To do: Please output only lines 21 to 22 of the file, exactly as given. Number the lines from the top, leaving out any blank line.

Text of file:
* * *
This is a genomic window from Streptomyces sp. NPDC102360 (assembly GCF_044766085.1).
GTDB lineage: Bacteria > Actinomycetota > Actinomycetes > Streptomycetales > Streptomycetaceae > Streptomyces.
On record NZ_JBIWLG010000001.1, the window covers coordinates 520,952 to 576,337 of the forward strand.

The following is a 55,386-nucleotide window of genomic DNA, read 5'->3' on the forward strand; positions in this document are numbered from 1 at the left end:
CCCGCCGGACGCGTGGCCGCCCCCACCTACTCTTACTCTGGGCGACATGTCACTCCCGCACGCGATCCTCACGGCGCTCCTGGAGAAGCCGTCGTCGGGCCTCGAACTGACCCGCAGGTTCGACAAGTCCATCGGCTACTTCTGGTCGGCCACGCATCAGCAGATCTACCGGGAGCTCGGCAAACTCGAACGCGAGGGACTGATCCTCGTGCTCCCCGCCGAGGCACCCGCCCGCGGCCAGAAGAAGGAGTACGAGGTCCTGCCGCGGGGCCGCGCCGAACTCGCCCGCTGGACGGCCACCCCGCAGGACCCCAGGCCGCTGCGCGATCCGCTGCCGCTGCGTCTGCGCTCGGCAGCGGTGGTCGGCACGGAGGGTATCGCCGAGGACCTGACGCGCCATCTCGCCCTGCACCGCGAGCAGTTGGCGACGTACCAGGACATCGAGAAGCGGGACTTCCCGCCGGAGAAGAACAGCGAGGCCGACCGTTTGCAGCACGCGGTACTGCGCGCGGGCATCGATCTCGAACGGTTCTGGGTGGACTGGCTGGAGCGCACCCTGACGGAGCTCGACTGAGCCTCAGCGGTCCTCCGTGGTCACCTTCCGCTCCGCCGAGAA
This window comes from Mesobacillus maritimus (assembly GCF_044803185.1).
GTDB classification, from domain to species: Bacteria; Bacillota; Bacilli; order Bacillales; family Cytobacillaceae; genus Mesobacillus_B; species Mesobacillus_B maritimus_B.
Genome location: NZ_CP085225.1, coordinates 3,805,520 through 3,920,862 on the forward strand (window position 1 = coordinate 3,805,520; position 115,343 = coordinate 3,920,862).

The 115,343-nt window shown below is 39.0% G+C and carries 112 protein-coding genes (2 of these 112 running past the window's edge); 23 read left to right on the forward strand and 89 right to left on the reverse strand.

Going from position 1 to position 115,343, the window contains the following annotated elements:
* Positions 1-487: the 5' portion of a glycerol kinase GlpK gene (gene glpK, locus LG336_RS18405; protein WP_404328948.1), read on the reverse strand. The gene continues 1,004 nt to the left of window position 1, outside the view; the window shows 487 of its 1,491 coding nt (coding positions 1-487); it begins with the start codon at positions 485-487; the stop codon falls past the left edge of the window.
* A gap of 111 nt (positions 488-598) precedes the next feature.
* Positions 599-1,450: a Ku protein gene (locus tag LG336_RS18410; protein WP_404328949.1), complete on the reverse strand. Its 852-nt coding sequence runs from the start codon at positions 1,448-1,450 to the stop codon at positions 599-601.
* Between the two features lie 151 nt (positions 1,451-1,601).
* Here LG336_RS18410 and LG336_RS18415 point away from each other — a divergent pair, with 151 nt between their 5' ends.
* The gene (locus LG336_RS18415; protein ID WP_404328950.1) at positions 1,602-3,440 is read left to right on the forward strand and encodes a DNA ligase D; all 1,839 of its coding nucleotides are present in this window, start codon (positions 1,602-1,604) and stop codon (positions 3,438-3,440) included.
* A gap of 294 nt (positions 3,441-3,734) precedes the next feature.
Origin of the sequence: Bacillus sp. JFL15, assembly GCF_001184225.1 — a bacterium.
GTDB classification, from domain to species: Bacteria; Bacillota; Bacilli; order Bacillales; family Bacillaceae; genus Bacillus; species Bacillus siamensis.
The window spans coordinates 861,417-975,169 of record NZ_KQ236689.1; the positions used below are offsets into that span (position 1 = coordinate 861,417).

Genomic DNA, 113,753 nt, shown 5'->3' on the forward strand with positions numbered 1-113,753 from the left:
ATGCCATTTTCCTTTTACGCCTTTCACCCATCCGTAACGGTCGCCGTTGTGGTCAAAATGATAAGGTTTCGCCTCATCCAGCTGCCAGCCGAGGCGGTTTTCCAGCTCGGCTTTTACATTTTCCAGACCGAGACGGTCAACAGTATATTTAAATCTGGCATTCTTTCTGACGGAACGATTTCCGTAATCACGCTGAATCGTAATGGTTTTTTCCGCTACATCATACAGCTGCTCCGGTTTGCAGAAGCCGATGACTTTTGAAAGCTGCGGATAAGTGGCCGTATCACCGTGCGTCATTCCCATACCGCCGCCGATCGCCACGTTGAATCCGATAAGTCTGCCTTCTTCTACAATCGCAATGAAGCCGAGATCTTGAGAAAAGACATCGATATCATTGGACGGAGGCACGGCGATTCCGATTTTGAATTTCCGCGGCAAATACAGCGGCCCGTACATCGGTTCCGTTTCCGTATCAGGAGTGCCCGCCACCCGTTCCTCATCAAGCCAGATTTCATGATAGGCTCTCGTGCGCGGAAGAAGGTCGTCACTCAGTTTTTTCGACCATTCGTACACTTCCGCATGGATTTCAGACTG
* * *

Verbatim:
Genomic DNA, 113,753 nt, shown 5'->3' on the forward strand with positions numbered 1-113,753 from the left:
ATGCCATTTTCCTTTTACGCCTTTCACCCATCCGTAACGGTCGCCGTTGTGGTCAAAATGATAAGGTTTCGCCTCATCCAGCTGCCAGCCGAGGCGGTTTTCCAGCTCGGCTTTTACATTTTCCAGACCGAGACGGTCAACAGTATATTTAAATCTGGCATTCTTTCTGACGGAACGATTTCCGTAATCACGCTGAATCGTAATGGTTTTTTCCGCTACATCATACAGCTGCTCCGGTTTGCAGAAGCCGATGACTTTTGAAAGCTGCGGATAAGTGGCCGTATCACCGTGCGTCATTCCCATACCGCCGCCGATCGCCACGTTGAATCCGATAAGTCTGCCTTCTTCTACAATCGCAATGAAGCCGAGATCTTGAGAAAAGACATCGATATCATTGGACGGAGGCACGGCGATTCCGATTTTGAATTTCCGCGGCAAATACAGCGGCCCGTACATCGGTTCCGTTTCCGTATCAGGAGTGCCCGCCACCCGTTCCTCATCAAGCCAGATTTCATGATAGGCTCTCGTGCGCGGAAGAAGGTCGTCACTCAGTTTTTTCGACCATTCGTACACTTCCGCATGGATTTCAGACTG